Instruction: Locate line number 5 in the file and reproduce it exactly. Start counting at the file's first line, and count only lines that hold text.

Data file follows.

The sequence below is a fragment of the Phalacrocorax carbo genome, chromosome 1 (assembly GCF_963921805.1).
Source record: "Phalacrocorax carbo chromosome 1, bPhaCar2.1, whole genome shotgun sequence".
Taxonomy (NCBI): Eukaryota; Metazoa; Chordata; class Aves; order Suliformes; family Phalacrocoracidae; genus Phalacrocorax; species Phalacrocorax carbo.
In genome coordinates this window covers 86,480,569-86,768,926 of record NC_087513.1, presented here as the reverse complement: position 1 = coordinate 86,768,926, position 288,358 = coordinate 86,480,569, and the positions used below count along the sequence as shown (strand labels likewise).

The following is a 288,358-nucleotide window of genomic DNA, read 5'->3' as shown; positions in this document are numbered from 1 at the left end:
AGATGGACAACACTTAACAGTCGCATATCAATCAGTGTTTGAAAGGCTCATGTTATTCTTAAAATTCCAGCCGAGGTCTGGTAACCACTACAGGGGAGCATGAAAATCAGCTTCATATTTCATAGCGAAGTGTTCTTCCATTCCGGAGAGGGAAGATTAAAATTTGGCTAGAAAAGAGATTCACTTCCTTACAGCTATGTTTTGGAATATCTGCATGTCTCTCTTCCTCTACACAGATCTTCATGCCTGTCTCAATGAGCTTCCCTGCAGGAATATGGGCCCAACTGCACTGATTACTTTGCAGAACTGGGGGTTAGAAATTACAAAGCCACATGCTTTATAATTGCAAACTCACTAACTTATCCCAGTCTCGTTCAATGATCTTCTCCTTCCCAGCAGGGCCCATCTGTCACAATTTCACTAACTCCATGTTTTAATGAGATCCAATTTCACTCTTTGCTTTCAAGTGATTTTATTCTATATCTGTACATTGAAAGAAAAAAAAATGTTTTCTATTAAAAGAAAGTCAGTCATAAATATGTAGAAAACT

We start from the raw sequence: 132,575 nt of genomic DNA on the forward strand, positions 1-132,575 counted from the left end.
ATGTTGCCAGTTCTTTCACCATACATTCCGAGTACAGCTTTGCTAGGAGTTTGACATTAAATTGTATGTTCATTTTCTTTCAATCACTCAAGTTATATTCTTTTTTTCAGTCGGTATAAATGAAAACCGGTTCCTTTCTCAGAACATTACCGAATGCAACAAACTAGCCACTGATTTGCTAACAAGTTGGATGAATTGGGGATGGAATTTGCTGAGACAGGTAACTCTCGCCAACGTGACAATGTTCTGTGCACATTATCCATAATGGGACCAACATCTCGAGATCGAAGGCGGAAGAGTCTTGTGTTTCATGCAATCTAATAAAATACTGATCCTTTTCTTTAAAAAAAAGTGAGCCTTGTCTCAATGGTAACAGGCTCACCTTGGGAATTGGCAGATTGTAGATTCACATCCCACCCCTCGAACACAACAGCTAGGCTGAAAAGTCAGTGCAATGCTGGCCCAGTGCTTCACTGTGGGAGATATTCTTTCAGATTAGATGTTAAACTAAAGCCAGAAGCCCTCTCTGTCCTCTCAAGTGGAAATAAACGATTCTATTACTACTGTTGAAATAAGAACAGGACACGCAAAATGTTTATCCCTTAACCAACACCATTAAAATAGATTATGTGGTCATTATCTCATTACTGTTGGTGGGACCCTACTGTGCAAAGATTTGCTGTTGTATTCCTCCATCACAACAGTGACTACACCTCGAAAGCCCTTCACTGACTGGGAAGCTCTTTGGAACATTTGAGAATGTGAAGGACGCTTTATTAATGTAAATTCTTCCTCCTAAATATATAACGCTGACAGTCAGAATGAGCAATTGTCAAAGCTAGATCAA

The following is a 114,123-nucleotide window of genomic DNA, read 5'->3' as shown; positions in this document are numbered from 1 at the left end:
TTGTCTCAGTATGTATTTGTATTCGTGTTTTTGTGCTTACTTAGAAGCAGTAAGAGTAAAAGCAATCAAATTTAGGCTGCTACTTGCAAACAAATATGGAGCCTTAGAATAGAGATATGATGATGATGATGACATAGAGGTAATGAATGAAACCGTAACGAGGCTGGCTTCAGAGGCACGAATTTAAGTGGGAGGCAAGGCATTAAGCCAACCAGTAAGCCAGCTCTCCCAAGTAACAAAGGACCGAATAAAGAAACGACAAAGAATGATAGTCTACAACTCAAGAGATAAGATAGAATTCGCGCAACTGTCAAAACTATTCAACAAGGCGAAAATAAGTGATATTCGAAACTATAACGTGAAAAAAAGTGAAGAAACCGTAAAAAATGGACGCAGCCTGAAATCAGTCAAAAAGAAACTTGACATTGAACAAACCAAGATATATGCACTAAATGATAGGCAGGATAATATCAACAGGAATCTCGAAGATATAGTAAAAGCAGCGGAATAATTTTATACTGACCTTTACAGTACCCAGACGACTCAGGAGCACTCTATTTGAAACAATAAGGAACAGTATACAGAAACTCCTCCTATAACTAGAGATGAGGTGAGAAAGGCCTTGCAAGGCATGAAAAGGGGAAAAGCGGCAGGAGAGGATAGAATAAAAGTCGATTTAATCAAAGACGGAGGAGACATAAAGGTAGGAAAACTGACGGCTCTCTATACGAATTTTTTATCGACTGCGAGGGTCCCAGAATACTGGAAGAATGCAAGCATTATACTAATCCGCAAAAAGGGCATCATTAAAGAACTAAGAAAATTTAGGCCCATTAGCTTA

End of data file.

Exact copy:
The following is a 288,358-nucleotide window of genomic DNA, read 5'->3' as shown; positions in this document are numbered from 1 at the left end: